One guy was dumb enough to try and run in sandals, and was pulled out by an officer in front of me. When he tried to lead the guy towards the fence to exit, the guy resisted. He didn't speak a word of Spanish, and the cop didn't speak English. The cop got pushy, and I tried to explain to the guy that he couldn't run in the shoes he was wearing. He didn't hear me, and the cop kept pushing. He eventually shoved the man to the ground and rolled him under the fence. In the states, it would have been classified as police brutality.

Eventually the rocket went off to signal that the bulls were out of their pens. I watched as the runners began to pick up their speed, and as the bulls got closer, the runners that came around the corner were sprinting for dear life. Unfortunately, I picked such a good spot that the barrier in front of me was filled by photographers and I hardly saw a thing. If I had been on the other side of the turn, my view would have been completely clear as there were no photographers, medics, or police to fill the viewing gaps in the fence.

As the bulls passed, they closed a gate along the route so that the bulls couldn't turn around. About a minute later I heard another rocket signalingg that the bulls were inside the ring, and then the final rocket indicating that the bulls were inside their pens.

At this point I began to walk towards la Plaza San Francisco, where I was supposed to pick up my luggage and meet Sarah. Someone had been hurt along the run, and streets were still closed. It took me quite a while to make it back to the Plaza, but I was amazed at how quickly the streets emptied. Most people go to sleep after the run, and wake up in time for the bull fight to do it all over again. I found Sarah in plenty of time and we made our way back to the bus station. We were both glad to be leaving the city, and I understood why the people I'd met could only shrug their shoulders. I think it would have been a better experience if I'd been there with at least one guy, just because it would have prevented situations that I would have much preferred to avoid. I also would have been happier if I weren't worried about my skirt the whole night. If you ever go, don't wear good clothes. And tennis shoes are a good idea... a very good idea.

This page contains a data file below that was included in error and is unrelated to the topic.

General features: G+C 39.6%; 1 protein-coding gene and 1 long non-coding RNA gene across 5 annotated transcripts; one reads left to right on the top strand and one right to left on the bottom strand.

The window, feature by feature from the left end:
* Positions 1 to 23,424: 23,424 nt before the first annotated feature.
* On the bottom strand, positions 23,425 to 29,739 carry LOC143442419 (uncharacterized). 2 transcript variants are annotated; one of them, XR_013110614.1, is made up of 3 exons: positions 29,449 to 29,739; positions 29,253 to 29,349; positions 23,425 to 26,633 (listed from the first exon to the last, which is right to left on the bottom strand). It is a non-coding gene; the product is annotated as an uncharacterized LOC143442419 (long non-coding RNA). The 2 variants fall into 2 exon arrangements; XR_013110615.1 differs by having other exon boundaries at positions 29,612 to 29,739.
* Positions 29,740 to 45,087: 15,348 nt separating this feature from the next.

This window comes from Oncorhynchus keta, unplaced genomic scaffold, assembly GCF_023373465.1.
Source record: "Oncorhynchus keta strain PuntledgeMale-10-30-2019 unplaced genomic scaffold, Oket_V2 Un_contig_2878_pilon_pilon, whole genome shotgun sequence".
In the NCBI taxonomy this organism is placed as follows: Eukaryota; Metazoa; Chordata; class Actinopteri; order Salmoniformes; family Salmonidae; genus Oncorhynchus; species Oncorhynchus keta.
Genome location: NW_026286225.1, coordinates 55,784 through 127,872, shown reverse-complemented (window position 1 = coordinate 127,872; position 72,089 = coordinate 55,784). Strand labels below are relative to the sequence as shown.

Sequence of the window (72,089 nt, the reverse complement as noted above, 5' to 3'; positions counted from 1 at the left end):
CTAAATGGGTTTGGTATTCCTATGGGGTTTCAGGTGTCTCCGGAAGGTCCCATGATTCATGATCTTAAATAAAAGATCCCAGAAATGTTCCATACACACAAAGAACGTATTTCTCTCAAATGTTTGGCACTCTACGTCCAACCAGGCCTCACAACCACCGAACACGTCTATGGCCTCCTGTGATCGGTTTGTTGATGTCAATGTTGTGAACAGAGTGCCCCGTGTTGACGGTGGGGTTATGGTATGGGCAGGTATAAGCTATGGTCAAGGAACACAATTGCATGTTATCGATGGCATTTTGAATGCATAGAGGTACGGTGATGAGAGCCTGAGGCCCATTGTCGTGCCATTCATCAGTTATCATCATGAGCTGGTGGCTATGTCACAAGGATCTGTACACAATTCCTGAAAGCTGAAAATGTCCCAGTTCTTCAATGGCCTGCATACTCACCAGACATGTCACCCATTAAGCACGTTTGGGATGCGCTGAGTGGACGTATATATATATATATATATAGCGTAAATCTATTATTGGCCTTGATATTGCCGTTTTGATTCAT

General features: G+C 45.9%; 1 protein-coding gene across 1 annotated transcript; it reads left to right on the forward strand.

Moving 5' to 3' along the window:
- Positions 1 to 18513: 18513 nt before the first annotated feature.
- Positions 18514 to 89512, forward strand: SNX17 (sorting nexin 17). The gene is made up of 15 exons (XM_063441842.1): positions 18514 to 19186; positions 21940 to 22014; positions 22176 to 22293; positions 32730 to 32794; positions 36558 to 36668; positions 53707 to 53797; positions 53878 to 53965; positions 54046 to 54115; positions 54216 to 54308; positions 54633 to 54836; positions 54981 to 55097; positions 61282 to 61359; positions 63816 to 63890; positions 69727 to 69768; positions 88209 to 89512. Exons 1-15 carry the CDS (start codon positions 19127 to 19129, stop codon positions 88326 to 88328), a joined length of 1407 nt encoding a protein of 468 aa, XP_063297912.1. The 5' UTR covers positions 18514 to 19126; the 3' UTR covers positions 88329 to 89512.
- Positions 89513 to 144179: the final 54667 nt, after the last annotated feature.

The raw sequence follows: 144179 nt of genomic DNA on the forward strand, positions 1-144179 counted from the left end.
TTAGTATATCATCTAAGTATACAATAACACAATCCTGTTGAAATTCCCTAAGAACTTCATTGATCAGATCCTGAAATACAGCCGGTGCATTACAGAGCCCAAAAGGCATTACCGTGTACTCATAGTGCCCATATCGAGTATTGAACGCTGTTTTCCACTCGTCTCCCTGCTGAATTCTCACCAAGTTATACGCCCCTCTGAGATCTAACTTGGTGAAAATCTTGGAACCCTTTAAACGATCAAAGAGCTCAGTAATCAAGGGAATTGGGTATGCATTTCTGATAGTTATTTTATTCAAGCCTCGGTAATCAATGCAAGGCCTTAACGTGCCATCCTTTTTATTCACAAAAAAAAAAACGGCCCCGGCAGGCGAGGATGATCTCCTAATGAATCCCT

But even if those two things had been different, I still think I would have felt disappointed. Between Hemingwayy and Gray I had a more romanticisizedd version of the festival. I read that sometimes the parties spilled out into the streets. What I experienced wasn't spillage, it was ridiculous. I couldn't get anywhere near Hemingway's favorite restaurant, and never even made it to the bull ring. The history and culture seemed mostly lost to me, and it upset me. I believe that Pamplona is a beautiful city, and I would like to see it again, but not during the festival. I'm glad I went, but the only way I'll ever go back is if I'm a photographer and don't have to deal with the people.

1 comment:

Chris Bergsma said...

Again, I am intensely jealous of your trip...Anyways, email me or gimme a note on DA.